Saturday, October 31, 2009

Ethnic Zari (Floral) Embroidery of Kashmir India

Ethnic Zari (Floral) Embroidery of Kashmir India
The Kashmir valley, now a war torn region, used to be a natural paradise. Full of flowers and maple trees, this northern region of India has some of the most exquisite craft work. Check out the floral embroidery from Kashmir on  shawls scarves. But shawls are the most popular embroidered item in cool Kashmir. Some are embroidered with such skill that the pattern appears perfectly on both sides of the shawl. These are called 'dorakkhas'. Kashmir Shawl have unique charm. Floral patterns in multi color are embroidered on solid color wool fabric. This makes the shawls very colorful, yet never too loud. Thus aesthetically, these are perhaps the finest looking shawls made in India. Women of all ages, young and old, love to wear them.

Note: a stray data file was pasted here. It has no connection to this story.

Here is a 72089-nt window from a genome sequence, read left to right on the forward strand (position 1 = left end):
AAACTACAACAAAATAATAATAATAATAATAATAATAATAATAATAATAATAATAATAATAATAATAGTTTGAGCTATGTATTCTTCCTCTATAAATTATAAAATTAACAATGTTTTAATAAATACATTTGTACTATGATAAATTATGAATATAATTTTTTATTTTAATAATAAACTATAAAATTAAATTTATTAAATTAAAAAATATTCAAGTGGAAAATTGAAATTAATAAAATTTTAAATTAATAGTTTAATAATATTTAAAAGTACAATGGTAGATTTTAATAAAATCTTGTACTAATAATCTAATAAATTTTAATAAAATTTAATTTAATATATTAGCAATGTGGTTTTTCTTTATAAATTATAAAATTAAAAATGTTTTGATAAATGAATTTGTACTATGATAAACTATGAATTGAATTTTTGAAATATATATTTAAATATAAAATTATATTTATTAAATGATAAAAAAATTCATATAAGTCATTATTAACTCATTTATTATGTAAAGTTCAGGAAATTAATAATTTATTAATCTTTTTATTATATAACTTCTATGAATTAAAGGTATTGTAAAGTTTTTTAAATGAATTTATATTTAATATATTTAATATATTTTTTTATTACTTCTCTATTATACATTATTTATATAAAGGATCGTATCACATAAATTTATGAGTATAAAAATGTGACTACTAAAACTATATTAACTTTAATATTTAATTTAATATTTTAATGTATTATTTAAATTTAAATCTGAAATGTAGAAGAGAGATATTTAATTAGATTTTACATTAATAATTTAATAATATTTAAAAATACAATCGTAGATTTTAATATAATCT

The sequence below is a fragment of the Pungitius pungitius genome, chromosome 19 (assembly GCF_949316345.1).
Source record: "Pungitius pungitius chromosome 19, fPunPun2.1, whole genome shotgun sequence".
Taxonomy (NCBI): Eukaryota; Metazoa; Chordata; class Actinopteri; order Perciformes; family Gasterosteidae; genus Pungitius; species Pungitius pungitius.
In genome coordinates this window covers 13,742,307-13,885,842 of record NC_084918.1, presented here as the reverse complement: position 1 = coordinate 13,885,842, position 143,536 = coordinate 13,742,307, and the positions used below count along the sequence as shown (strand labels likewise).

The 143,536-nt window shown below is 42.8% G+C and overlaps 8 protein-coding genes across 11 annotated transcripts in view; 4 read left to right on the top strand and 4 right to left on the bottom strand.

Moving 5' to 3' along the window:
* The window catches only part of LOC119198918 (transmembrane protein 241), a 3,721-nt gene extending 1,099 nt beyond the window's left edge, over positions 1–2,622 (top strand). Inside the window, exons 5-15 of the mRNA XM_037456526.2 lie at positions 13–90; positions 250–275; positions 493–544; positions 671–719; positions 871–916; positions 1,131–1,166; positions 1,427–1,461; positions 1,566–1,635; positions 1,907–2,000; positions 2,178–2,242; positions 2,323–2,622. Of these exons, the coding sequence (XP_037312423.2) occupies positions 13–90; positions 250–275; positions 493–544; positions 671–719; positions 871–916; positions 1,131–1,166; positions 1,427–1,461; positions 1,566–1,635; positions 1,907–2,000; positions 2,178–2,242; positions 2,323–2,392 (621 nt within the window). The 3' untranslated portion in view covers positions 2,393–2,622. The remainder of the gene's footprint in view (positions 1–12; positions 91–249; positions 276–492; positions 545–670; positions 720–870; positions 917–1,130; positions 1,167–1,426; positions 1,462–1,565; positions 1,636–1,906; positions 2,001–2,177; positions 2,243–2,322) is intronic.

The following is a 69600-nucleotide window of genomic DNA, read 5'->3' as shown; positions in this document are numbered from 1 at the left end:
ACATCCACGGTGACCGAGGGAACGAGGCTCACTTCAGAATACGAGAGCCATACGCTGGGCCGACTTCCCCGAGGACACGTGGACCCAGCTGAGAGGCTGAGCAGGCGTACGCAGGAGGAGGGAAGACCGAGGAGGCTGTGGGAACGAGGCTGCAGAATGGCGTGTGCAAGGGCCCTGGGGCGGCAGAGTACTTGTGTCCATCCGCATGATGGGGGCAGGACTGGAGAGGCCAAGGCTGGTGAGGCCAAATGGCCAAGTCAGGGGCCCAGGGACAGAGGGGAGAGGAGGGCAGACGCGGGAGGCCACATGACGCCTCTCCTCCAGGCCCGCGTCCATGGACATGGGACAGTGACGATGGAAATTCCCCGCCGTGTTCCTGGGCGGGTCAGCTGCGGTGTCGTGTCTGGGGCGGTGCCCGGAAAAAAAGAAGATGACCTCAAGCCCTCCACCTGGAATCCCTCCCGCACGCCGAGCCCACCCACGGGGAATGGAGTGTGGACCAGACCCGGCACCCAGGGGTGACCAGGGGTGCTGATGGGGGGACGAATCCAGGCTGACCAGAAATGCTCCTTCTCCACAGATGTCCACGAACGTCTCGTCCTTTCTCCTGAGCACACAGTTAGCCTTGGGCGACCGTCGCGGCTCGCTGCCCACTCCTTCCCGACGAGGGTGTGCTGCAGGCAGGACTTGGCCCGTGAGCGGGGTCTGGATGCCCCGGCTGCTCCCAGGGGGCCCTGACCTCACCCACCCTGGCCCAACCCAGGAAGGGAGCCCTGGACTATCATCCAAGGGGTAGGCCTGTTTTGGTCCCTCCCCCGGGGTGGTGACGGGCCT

Kashmir valley, a natural paradise, full of flowers and maple trees, produces the best hand embroidery work. Artisans draw inspirations from the beautiful nature around. The boteh (flower) or ambia (mango) motifs are the most favored one of the Kashmir designers. The colors used are those of the flowers of the valley. An emphasis on pastel and white shades on a white background is always preferred. Fine embroidery work is done in shades discreetly blending with the background shades. Very seldom one finds a combination of more than two embroidery styles on one object. The stitches are so typical of the region that they are frequently termed as the Kashmiri Stitch. Kashmiri embroidery is remarkable for the skilled execution of a single stitch rather than the elaborate quality of the stitch itself. Chain stitch, satin stitch, the slanted darn stitch, stem, herringbone or sometimes the doori or knot stitches are used.

Cashmere Pink Wool Shawl
The excellence of the needlework is most remarkable in the creation of a dorukha or a double-sided shawl. In this shawl, there is no right and wrong side. The same design is produced in different colors on both sides. The price of a shawl depends on the amount of embroidery done on it.

No comments: